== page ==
Ken Fulginiti Article: “Construction Injury Litigation: Paving the Road Through Discovery.”

This article was originally published in the August 22, 2017 "Construction Law" supplement of The Legal Intelligencer, the oldest law journal in the United States.

When conducting discovery in personal injury matters that arise from construction accidents, the discovery requests, like in other matters, dictate the documents received. However, the difference is that with a construction project, there are a number of documents, areas of inquiry, and file materials that are important in an attempt to establish your claims against the owner and/or various contractors, but if not properly requested, they may not be produced. If the request is too broad (i.e.: the construction file), you will be faced with an objection that the request simply seeks every bill, receipt, invoice, subcontract, etc., and many documents that have absolutely nothing to do with the issues in your litigation. If the request is too specific, and if you do not ask for the materials the correct way, you may not receive them (i.e.: produce “JSAs”; response “none” – unbeknownst to the requesting party, the contractor did not use JSAs, they used JHAs (see below)). When pursuing a premises liability case, motor vehicle accident case, a dog bite case, etc., the world of documents is much smaller and less particularized. However, there are a number of areas that should be explored in a construction accident case, depending upon the type of accident. The intent of this article is not to identify every single document, as the requests are case specific. Nevertheless, some documents should be requested in all cases, such as all contracts, subcontracts, scopes of work, change orders, safety manuals, accident reports, and photographs, while keeping in mind there are many, many more materials to request.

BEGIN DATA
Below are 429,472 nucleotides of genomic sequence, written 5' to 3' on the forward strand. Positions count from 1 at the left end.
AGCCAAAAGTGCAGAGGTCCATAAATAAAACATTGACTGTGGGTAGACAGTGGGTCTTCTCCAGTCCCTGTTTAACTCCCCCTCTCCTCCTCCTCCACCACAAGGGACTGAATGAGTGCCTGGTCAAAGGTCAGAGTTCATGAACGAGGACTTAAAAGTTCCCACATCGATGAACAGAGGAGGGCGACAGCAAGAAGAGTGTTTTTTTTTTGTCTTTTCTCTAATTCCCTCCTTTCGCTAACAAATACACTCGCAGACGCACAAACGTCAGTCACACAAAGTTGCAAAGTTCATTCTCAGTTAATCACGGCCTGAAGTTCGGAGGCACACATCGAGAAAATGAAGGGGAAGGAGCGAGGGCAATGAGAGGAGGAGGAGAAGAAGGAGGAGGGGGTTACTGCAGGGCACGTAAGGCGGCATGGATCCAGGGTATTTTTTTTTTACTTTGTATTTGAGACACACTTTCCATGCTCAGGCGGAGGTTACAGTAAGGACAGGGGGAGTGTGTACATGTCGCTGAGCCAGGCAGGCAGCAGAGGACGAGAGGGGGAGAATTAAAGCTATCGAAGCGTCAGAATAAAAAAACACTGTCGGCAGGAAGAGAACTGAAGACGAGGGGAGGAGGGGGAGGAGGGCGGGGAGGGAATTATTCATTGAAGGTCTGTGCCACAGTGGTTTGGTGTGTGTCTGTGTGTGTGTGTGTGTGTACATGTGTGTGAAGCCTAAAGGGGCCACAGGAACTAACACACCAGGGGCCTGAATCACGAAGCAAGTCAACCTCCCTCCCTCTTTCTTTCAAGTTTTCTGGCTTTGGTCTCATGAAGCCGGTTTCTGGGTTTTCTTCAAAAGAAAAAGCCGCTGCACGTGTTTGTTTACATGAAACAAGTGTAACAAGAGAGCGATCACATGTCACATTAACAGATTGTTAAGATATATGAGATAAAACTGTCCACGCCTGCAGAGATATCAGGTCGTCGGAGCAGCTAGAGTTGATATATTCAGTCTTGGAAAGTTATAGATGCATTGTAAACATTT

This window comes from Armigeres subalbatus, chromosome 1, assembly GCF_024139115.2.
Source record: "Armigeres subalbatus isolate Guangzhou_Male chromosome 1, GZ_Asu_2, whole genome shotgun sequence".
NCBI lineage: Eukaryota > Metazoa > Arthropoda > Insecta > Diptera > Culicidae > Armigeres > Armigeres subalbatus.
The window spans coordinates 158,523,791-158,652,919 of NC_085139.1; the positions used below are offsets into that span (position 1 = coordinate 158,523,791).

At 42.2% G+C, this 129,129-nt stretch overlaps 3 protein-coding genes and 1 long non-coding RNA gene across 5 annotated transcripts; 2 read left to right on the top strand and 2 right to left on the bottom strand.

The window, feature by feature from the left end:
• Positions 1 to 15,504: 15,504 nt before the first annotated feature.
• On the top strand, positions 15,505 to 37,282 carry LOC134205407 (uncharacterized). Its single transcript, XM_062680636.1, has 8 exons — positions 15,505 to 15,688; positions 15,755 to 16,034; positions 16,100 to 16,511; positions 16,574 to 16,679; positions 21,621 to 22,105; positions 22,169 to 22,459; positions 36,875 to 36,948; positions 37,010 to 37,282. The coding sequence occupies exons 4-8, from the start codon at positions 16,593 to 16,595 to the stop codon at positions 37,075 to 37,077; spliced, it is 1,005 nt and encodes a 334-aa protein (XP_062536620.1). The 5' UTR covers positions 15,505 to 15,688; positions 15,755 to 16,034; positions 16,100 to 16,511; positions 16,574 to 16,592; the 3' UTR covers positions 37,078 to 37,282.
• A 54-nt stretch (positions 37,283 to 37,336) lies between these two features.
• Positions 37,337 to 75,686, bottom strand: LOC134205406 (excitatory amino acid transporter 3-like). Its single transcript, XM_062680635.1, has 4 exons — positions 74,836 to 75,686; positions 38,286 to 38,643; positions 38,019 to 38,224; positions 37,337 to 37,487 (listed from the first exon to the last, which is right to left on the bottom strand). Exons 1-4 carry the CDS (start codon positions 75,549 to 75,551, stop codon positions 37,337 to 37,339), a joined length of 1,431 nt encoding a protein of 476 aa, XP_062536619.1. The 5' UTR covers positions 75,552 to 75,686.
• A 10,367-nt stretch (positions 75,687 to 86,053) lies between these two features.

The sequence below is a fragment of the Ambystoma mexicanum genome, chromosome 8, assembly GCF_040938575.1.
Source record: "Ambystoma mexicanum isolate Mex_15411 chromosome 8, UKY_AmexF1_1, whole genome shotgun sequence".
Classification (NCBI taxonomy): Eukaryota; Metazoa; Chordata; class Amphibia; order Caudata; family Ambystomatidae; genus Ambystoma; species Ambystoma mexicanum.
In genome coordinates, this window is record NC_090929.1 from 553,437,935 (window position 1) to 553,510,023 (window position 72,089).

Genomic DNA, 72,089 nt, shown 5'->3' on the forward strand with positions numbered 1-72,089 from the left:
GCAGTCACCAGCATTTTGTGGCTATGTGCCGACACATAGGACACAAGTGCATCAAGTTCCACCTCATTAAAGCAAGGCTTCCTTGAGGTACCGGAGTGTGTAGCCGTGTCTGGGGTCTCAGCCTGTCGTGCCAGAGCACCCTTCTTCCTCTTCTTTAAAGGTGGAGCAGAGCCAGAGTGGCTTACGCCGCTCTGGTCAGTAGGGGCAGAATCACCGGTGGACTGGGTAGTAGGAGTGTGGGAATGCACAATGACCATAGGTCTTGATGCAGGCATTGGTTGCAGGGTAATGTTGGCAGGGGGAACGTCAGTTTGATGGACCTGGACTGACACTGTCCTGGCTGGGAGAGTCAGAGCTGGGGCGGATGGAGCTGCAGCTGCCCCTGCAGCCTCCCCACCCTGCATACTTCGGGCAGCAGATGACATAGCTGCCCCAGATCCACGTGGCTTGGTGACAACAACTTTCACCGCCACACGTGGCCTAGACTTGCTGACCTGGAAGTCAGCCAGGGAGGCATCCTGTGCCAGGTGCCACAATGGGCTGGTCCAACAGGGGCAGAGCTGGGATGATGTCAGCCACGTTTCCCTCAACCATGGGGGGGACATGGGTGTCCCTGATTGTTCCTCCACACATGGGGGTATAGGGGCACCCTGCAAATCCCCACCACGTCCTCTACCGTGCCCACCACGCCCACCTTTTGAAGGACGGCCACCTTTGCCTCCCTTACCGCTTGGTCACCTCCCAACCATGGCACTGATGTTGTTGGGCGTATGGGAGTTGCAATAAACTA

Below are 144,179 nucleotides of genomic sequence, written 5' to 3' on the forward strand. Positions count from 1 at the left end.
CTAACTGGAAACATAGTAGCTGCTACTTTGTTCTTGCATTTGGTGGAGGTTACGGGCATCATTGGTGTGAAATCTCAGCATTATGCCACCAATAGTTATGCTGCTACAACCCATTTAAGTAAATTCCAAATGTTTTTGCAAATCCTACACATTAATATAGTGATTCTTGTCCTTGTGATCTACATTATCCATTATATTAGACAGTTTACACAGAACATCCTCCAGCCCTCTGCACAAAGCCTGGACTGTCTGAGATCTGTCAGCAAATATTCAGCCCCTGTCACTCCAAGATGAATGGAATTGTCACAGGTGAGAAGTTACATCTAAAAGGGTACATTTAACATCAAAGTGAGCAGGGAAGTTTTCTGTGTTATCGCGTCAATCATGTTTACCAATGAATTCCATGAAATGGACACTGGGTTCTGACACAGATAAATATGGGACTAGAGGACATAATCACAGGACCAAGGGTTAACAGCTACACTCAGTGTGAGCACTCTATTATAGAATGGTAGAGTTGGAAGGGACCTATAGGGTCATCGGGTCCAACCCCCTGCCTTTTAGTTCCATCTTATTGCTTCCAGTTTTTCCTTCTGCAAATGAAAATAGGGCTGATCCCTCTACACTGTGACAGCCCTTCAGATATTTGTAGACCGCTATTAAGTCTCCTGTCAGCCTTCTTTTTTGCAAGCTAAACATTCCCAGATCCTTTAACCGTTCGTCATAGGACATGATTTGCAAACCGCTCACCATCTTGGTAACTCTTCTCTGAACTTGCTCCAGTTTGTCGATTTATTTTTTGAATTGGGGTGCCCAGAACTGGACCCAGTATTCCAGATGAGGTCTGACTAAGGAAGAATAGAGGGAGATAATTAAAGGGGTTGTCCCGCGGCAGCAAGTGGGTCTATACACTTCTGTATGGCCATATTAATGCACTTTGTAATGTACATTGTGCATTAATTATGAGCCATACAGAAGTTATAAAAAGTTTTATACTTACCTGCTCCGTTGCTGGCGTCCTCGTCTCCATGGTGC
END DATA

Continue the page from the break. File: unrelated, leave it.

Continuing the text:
For example, you should request all building permits for a number of reasons. Often times the building permit process has a certification section in which the applicant agrees to be bound by all applicable rules, regulations, laws, etc. Therefore, the applicant, at the outset, has agreed to be bound by OSHA and any other applicable rules and regulations. You will need the permits to know who the applicant was, as it is not always the owner or the general contractor but may be the particular subcontractor responsible for the specific work in issue.

Further, discovery through the building permit process may often reveal additional documents, plans, communications, etc., that might not ordinarily be produced otherwise. While you make the building permits part of your discovery requests, also reach out to the local building inspector’s office and obtain the job file for the project as well. The undersigned has seen more than one case, even very large $100,000,000.00 plus projects, where no building permit was ever obtained. This, in and of itself, makes for some interesting discovery issues. It is also recommended the deed be obtained as many companies, especially on large projects, create a new company for ownership of purely that property.